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Harold Moores

Camille SAINT-SAËNS (1835 - 1921)
Symphony #3, Op 78 Organ (1886) [34.44]
Berj Zamkochian, Aeolian-Skinner organ;
Bernard Zighera and Leo Litwin, pianos.
Recorded 6 April 1959.
Claude DEBUSSY (1862 - 1918)

La Mer (1905) [22.52]
Recorded 9 December 1956
Jacques IBERT (1890 - 1962)

Escales (1922) [15.21]
Ralph Gomberg, oboe solo
Recorded 10 December 1956
Boston Symphony Orchestra/Charles Munch
Recorded in Symphony Hall, Boston, Massachusetts, USA.
Restored and remastered to DSD at Soundmirror, Inc. 3.0 and 2.0 stereo.
Notes in English, Deutsch, Français. Technical and historical notes in English.
Hybrid SACD playable on CD players.
RCA/BMG 828766-61387-2 [73.04]

Comparison Recordings:
Saint-Saëns, Organ Symphony, Comissiona, Baltimore SO, National Presbyterian Church, DC, organ, Silverline [ADD] DVD-Audio
Saint-Saëns, Organ Symphony, Munch, Boston SO, Symphony Hall organ, [AAD] JVC/BMG JMCXR-0002.
Debussy, La Mer. Reiner, CSO [ADD] RCA/BMG 09026 68079-2
Debussy, La Mer. Martinon, French N.B.O. [ADD] EMI CDM 69587
Glazunov, The Sea, Neeme Järvi, SNO Chandos CHAN 8611
Ibert, Escales. Ormandy, Philadelphia SO [ADD] Sony SBK 62644
Ibert, Escales. Martinon, French N.B.O. [ADD] EMI CDM 64276

This is certainly one of the finest performances and recordings of any piece of music ever done, even though the Saint-Saëns Organ Symphony is not the greatest music ever written. However it enjoys an honourable place on the third tier along with Rimksy-Korsakovís Scheherazade, Beethovenís Pastoral Symphony, Nielsenís Fifth Symphony and the Tovey Cello Sonata.

A number of RCAís original multi-channel master tapes ó such as the two channel master of Berliozís Damnation of Faust with Munch and the BSO and the four channel Enesco Roumanian Rhapsody #1 with Stokowski ó have been reported "missing" over the past decades, but we are advised that his disk is made from the "newly discovered" three channel master of the Saint-Saëns. As to what transpired, what midnight raids on warehouses in New Jersey, what attorney mediated diplomacies of plea-bargaining or promises of non-prosecution, we are the benefactors and need not enquire further.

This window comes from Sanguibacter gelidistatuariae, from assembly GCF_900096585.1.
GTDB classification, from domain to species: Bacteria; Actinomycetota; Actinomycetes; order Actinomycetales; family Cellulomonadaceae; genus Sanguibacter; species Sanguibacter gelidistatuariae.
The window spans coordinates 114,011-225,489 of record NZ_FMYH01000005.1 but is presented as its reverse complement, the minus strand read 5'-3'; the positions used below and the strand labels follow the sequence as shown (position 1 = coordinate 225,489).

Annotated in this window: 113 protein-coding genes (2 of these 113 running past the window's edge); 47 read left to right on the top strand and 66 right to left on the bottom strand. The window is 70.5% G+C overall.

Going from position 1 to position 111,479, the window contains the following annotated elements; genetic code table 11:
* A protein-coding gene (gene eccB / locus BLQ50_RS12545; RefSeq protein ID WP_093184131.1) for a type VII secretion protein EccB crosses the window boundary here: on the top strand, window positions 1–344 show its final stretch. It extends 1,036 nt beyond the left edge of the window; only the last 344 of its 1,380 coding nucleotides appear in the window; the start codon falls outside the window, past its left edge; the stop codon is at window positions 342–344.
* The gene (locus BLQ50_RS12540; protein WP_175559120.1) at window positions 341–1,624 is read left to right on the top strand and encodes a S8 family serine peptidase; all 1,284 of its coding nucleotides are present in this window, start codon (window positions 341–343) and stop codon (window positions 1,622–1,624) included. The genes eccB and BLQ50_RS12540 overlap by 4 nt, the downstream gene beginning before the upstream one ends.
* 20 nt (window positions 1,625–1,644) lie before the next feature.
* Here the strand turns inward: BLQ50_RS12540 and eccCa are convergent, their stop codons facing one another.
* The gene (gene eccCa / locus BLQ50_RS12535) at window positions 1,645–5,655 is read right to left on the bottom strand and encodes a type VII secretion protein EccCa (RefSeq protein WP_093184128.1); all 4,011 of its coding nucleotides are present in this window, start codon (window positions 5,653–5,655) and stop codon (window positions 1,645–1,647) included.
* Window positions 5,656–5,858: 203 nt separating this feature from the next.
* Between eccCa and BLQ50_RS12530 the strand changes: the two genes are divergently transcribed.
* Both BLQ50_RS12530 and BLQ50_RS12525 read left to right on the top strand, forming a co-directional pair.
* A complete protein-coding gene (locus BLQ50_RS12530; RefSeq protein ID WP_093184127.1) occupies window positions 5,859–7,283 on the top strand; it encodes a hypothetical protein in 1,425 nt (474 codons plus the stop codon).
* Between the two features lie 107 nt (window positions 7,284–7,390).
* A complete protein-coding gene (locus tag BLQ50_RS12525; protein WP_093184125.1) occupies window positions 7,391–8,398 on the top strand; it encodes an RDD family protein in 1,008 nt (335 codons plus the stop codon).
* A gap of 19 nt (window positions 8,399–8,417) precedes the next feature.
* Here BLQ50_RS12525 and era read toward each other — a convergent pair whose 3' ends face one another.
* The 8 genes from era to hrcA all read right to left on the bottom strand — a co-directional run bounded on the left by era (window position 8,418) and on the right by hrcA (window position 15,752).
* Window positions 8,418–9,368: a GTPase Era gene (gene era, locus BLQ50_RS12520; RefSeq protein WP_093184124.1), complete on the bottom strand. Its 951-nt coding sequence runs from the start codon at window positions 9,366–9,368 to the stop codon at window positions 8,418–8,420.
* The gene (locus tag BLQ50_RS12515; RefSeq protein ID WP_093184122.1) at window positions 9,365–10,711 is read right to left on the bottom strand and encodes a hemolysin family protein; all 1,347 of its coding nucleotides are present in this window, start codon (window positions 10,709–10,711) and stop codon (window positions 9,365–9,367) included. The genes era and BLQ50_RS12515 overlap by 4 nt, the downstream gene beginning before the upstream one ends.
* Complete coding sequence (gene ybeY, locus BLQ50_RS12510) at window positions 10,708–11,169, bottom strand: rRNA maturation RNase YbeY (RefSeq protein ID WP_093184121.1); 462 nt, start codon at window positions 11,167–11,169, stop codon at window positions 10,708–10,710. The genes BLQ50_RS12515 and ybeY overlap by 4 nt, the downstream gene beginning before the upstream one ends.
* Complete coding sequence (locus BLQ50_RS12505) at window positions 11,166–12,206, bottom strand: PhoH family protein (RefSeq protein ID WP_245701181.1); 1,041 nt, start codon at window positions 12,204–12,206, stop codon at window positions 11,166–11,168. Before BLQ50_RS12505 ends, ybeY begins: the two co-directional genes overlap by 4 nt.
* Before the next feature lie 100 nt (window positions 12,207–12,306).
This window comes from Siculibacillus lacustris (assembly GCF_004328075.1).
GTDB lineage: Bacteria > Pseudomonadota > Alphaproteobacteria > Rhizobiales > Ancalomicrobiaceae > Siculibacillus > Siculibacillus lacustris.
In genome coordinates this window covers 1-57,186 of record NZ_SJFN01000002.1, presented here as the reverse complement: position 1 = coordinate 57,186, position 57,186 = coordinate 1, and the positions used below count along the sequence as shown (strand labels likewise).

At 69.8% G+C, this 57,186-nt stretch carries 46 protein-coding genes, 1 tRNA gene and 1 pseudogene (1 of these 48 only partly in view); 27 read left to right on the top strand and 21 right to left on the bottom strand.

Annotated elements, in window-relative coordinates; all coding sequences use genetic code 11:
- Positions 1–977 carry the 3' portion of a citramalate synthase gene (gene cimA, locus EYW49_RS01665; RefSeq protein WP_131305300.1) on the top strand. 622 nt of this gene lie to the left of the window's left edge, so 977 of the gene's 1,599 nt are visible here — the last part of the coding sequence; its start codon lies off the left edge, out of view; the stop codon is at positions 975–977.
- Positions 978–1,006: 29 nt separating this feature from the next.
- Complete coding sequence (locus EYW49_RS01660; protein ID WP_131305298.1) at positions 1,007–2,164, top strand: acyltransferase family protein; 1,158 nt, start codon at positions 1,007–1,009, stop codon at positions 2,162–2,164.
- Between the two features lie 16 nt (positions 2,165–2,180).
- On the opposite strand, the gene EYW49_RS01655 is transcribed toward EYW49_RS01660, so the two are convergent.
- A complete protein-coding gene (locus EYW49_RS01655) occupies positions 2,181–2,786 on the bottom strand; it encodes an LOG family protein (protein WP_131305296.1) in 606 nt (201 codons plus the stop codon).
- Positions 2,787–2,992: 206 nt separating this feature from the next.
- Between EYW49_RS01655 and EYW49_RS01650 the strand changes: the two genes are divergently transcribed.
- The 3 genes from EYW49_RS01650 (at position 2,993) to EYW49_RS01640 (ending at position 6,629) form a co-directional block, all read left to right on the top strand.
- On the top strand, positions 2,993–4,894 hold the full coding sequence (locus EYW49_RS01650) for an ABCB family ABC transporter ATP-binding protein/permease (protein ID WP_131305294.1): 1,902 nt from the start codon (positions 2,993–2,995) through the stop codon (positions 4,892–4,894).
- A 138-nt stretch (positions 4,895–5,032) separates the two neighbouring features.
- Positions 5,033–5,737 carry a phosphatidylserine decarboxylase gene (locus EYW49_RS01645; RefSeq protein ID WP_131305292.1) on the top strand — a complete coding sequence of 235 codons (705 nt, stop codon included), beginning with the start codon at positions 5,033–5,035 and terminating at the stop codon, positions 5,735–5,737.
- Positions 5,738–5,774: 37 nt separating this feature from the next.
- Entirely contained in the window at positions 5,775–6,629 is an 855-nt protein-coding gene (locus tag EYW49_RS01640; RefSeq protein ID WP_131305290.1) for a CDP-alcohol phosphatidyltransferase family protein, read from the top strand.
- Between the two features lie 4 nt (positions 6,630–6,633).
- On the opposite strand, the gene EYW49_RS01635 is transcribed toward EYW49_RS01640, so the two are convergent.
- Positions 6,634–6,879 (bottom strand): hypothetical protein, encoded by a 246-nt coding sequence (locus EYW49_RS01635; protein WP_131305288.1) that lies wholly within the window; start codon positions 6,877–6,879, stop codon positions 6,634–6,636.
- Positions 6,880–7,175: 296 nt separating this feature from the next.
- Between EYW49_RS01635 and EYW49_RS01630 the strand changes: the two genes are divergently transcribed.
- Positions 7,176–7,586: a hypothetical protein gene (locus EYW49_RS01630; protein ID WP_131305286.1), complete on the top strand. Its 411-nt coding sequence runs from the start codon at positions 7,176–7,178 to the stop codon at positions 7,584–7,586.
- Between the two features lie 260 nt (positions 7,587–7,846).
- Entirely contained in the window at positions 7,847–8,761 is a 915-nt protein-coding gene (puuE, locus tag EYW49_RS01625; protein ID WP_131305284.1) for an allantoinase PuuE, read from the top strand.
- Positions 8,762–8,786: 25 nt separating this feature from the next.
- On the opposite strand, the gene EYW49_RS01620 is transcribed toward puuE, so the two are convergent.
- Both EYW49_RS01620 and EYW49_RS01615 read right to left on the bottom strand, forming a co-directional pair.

Suffice it to say that this is the finest recording of this work ever done, easily blowing completely out of the water with a single shot all the competition listed above. It casts its shadow not only into the past, but into the far future. Before any orchestra, conductor and organist should essay to record this work, measure yourself against this recording as a standard ó and despair.

If you have any interest whatever in recorded sound, in French music, let alone this particular work, you must buy this recording. If you donít have an SACD player, buy one just to hear this recording; but, until then, the CD tracks are also very impressive, noticeably finer than any previous version of this tape on any CD issue, including the premium priced JVC XRCD issue.

If, like me, your front right and left speakers are large and full range and you have a dialogue speaker for your centre channel, you will get the best sound from the two channel setting on your SACD player. From my experience with other recordings I would speculate that if one were to have three large high quality full range speakers for the front channels, one would experience greater depth perspective but no more lateral separation.

Via his connections to Russia by means of the Von Meck family, Debussy must have been aware of Glazunovís The Sea, his opus 28, written in 1889, 16 years before La Mer. The opening of the Glazunov work is almost identical to the opening of the last movement of the Debussy and the works use many of the same orchestral devices to paint pictures of water. Beyond these superficial similarities, both works are completely original, of course.

My first reaction to this La Mer was one of disappointment, but after the third hearing or so I realised Munch wasnít trying to imitate Toscanini/Reiner/Karajan, et al. He was working the same magic he worked on the Ravel Daphnis et Chloe, a slow, measured, sensual approach, rich with orchestral detail, devoid of big noisy climaxes.

You may prefer, as I have heretofore, the Ormandy or Martinon for Escales, and the Reiner or Martinon for La Mer, but give this recording a chance and you may end up liking it as much or better and certainly you will be hearing something new in the music.

Paul Shoemaker

see also review by Colin Clarke


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